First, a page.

Despite these factors, once outside metro Jo’burg, we discovered that South Africa looks a lot like . . . well, California!  It has similar terrain, vegetation, and weather, rich with mineral deposits, wide open spaces, orchards and livestock, rolling hills and rocky mountainsides, water reservoirs surrounded by new red tile-roofed stucco homes . . .

But it also has bush country with game reserves and safaris!  Michael and I traveled into bush country on a “Walk with the Lions.” Then while he worked during the week (one works, one plays – an equitable arrangement), I also “Walked with Elephants.”  These were both at private game reserves several hours outside the city and dedicated to the conservation of lions and other exotic species, as well as protection from poachers.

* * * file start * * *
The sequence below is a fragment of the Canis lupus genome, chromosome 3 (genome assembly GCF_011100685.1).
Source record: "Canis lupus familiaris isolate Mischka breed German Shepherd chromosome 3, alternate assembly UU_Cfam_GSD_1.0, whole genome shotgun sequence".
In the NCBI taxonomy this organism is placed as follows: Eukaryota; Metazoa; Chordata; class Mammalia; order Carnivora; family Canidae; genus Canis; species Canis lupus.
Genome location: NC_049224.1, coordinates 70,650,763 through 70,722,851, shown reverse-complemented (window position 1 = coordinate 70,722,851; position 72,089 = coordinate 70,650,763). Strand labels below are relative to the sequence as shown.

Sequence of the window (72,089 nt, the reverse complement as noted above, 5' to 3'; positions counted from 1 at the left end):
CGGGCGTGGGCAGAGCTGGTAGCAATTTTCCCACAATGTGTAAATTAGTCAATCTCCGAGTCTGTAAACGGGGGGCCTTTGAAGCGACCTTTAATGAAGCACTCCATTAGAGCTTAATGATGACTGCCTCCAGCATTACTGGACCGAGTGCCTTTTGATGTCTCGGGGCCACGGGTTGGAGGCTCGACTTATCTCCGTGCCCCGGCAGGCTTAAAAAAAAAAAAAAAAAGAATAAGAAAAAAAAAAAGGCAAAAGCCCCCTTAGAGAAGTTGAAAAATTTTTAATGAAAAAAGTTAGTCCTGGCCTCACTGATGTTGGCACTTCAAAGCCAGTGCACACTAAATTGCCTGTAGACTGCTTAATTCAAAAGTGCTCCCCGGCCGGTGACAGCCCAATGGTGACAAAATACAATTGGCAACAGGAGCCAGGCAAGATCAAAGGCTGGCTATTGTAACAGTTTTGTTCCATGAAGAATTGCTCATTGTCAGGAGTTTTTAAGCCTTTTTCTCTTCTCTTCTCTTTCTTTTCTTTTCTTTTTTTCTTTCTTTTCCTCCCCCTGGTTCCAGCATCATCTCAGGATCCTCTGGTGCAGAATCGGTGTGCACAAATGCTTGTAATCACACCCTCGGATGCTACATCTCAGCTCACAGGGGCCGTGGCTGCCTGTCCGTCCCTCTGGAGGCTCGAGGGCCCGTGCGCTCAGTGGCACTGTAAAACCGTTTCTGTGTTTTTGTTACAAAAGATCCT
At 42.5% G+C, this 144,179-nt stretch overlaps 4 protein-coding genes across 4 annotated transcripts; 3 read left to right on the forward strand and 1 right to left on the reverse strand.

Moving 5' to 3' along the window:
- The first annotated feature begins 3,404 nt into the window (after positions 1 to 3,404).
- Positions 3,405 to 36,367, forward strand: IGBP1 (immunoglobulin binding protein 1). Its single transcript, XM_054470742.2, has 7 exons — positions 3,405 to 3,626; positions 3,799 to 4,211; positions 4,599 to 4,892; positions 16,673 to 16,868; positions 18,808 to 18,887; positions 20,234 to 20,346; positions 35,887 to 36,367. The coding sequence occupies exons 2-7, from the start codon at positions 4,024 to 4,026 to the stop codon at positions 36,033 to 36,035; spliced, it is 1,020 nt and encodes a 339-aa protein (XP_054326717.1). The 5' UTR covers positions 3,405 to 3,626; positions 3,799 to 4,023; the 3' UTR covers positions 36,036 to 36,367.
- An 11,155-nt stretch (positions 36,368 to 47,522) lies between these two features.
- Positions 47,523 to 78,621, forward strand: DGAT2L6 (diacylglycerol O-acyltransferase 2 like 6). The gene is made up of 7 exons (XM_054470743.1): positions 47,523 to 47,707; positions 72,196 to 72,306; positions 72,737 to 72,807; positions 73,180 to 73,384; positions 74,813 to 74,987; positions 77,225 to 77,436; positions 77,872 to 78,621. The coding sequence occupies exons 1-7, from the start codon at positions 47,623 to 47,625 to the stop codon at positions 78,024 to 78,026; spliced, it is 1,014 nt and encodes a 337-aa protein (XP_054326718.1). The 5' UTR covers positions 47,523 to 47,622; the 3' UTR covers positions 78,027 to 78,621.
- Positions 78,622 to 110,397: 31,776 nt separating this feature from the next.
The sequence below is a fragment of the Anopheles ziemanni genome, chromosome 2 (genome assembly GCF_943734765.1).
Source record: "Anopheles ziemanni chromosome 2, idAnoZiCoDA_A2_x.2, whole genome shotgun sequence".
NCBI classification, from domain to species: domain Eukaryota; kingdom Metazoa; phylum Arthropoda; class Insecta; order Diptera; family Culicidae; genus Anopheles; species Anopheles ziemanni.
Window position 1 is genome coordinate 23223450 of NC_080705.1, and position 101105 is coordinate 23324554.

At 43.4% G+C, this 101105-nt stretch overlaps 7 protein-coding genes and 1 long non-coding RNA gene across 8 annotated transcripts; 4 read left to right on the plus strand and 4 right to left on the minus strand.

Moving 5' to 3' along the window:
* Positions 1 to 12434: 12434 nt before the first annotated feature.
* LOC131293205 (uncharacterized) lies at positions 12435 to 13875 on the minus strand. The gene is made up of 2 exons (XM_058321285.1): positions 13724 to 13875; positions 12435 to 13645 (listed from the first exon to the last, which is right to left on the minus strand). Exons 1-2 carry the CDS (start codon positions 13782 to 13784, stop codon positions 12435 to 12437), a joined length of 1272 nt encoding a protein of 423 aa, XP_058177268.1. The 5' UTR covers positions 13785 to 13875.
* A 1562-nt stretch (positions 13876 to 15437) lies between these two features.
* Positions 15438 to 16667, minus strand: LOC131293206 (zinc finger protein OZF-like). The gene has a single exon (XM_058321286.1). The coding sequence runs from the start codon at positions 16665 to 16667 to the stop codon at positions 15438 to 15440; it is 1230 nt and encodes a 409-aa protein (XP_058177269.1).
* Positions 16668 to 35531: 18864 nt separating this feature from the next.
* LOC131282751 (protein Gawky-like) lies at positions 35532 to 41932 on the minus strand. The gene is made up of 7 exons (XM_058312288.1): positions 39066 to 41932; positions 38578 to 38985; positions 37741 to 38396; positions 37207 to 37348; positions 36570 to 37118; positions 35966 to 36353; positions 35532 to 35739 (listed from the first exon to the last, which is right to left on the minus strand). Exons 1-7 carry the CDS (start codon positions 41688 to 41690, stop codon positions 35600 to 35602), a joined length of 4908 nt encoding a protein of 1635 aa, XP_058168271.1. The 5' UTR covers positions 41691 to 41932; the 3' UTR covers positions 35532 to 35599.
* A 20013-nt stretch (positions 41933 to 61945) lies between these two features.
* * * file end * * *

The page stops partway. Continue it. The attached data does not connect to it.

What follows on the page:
We invite you to safari through our eyes!

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This morning Mike and I walked to Holland Village to have hair cuts, and we got the works again, including massage shampoos.  And somehow I got talked into an extra-deluxe moisturizing treatment, and he got talked into an extra-deluxe product to prevent further hair loss—so we left our “salon experience” a little lighter than we expected . . . but stylishly coiffed.  Then we had to “research” some fancy kind of festive torte for next Saturday when we’re having a couple of young women (another story) over for Christmas Eve dinner.  So we went window-shopping at several bakeries/dessert places in Holland V and found out how early we’d have to order our something decadently chocolate for next weekend.